Princeton researchers help protect New York from climate change
Four Princeton University researchers took part in the June 11 report, "A Stronger, More Resilient New York," a comprehensive analysis of New York City's climate risks and proposed steps for preparing for future climate events. The report stems from the Special Initiative for Rebuilding and Resiliency that Mayor Michael Bloomberg launched last year in response to the damage wrought by Hurricane Sandy.
Using updated climate models and flood maps, the report projects a hotter, wetter New York City on the edge of an ever-rising ocean. By the 2050s, the city could experience three times as many 90-degree days; experience at least five days of 2-inch-plus rainfall every 100 years (as opposed to three during the 20th century); and border a sea that could potentially rise by more than 2.5 feet.
The report offers more than 250 specific recommendations totaling $20 billion to defend the low-lying city against the flooding these conditions could bring. Steps include constructing floodwalls and storm-surge barriers, restoring local beaches and sand dunes, and considering a man-made elevated levee known as "Seaport City" that would also contain residential and commercial areas.
The New York City Panel on Climate Change (NPCC), which Bloomberg established in 2008, provided technical guidance for the report. NPCC members include Princeton faculty members Ning Lin, an assistant professor of civil and environmental engineering; Guy Nordenson, a professor of architecture; and Michael Oppenheimer, the Albert G. Milbank Professor of Geosciences and International Affairs and director of Princeton's Program in Science, Technology and Environmental Policy (STEP) in the Woodrow Wilson School of Public and International Affairs. Christopher Little, an associate research scholar in STEP, provided guidance as a member of the multi-institutional Consortium for Climate Risk in the Urban Northeast technical team.
The Princeton researchers took part in projecting the future sea-level rise and flood plain of the New York City area, as well as designing flood and storm-surge preparations. Oppenheimer and Lin were co-authors of a related and much-cited 2012 study that suggested that New York could be at greater risk for catastrophic flooding as the Earth's climate changes.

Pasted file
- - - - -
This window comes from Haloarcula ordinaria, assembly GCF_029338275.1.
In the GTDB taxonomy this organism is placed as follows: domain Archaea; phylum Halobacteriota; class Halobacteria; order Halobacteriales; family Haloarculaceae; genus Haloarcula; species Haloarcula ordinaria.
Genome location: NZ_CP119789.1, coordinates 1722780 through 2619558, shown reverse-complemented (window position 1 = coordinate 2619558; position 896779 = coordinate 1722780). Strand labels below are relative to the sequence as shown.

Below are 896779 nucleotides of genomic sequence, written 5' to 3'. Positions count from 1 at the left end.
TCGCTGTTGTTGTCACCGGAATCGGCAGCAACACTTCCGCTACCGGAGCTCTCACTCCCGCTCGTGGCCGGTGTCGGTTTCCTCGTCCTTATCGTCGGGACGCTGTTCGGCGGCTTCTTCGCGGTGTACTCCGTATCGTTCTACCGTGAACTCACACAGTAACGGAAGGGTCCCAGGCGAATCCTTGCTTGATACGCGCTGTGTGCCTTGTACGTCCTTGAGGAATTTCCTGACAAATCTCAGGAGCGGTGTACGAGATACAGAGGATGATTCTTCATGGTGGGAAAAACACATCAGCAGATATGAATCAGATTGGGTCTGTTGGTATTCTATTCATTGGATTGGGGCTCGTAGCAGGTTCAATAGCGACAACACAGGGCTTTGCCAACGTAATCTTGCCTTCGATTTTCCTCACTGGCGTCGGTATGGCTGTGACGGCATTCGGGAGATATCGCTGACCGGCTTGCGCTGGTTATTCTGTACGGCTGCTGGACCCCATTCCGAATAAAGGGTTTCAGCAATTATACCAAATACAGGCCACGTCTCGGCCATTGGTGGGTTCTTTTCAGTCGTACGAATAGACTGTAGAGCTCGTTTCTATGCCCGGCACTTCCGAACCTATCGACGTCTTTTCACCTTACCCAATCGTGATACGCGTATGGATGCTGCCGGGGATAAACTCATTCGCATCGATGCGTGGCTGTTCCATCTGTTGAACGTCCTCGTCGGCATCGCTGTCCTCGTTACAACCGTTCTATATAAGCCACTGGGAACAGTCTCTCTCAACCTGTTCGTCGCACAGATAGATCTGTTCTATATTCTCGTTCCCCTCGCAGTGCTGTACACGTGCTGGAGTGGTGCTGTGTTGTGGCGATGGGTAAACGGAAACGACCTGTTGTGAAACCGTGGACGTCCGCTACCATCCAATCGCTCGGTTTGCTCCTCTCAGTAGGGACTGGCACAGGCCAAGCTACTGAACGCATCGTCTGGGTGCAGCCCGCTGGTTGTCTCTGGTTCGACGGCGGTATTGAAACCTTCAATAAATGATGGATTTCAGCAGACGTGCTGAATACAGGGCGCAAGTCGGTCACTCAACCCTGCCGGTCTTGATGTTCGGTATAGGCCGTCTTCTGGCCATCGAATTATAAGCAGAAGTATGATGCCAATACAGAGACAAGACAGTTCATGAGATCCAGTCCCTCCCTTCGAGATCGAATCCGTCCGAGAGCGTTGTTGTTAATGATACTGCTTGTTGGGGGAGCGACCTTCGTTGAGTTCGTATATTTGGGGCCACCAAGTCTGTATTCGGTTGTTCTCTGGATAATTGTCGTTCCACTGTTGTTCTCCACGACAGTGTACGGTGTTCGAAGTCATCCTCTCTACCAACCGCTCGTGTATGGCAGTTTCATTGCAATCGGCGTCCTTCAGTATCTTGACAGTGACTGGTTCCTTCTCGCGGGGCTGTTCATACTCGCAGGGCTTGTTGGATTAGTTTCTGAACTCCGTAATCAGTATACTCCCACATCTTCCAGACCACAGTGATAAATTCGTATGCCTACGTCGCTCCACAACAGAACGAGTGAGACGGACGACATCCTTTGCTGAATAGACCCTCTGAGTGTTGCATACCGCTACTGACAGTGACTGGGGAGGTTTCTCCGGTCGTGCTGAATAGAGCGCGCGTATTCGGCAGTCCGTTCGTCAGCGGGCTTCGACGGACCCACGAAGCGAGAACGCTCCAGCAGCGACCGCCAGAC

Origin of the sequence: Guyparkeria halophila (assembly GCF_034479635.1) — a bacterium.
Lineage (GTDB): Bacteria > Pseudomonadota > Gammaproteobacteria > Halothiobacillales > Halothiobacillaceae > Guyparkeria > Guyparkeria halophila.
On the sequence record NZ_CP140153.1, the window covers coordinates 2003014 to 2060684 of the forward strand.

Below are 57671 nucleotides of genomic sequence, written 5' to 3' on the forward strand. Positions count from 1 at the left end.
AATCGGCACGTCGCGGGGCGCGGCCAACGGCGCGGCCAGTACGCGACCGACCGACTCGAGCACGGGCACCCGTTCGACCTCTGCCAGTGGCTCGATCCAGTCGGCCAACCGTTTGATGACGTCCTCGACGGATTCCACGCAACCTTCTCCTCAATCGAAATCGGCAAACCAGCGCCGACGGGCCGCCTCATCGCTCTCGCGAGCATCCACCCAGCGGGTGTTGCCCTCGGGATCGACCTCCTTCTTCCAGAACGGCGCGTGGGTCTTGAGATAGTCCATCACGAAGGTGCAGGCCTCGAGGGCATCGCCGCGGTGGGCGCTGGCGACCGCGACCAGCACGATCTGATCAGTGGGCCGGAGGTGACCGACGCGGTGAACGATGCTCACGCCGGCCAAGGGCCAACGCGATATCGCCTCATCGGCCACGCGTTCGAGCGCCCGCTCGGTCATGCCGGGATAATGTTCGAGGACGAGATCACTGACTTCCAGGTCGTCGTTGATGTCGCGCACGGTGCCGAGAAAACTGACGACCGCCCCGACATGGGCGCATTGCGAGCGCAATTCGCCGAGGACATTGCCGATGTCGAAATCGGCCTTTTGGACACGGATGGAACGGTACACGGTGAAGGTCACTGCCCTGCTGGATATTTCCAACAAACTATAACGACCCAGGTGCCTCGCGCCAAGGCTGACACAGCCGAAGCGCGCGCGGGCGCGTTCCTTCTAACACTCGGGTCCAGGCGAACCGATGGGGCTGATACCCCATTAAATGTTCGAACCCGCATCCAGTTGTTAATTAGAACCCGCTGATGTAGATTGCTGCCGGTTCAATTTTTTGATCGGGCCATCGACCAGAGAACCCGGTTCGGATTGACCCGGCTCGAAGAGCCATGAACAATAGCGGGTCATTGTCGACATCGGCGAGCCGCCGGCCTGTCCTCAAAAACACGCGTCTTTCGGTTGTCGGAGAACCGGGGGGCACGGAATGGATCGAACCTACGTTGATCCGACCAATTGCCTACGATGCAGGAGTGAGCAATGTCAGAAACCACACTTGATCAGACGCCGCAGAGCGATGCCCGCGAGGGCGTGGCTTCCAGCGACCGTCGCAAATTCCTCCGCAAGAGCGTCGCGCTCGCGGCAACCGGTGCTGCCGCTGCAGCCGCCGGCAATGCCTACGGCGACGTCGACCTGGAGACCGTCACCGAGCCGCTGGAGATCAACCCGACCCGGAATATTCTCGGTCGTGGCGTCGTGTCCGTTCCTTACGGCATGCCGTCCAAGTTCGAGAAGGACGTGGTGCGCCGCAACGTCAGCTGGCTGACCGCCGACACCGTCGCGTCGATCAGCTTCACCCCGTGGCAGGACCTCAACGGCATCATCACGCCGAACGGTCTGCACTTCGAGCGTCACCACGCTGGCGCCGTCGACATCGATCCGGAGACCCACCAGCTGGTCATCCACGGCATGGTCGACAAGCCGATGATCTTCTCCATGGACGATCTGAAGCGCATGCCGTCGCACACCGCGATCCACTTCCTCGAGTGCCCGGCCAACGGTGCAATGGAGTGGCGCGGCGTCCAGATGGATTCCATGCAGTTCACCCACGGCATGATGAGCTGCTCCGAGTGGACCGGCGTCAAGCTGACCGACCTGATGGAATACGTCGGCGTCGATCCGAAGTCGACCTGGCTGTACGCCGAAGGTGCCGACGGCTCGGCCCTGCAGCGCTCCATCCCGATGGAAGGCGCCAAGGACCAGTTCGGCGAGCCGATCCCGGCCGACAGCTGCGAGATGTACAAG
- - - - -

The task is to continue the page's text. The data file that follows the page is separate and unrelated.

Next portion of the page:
Climate change will sculpt the next chapter in the New York's ongoing story of survival, Oppenheimer said.
"Over the course of 350 years, New York City has adjusted to the risk of living by the sea but now the risk is increasing markedly," Oppenheimer said. "While the prospect of higher sea level presents daunting challenges, it's encouraging to see policymakers undertake a process of hard-headed evaluation of the risk and begin to plan to increase the city's resilience in the face of the multiple threats posed by climate change."
Nordenson, who also is commissioner of the New York City Public Design Commission, said that the report pools a variety of infrastructure ideas.
"There have been a lot of ideas about how to better protect the city from coastal flooding and the related consequences of climate change," Nordenson said. "What came out of Sandy was the sense that there are diverse strategies that are available and that need to be developed in parallel. I think that now everybody has come together in favor of a balanced set of strategies, and that is exactly what the city has put forward."
The NPCC was among the first city government-organized groups charged with developing local climate-change projections. Their initial findings were released in 2009 and predicted more heat, rain and flooding. After Hurricane Sandy, Bloomberg reconvened the NPCC to update its projections.
The report's recommendations draw on those projections.
"We can't completely climate-proof our city, but we can make it stronger and safer — and we can start today," Bloomberg said. "We're proposing a plan that doesn't rely on one technology or strategy — there are no magic bullets. Instead, it takes a tailored, multi-layered approach that prioritizes the areas most at risk, with the most vulnerable populations and most vulnerable infrastructures."
The full report is available on the New York City government website.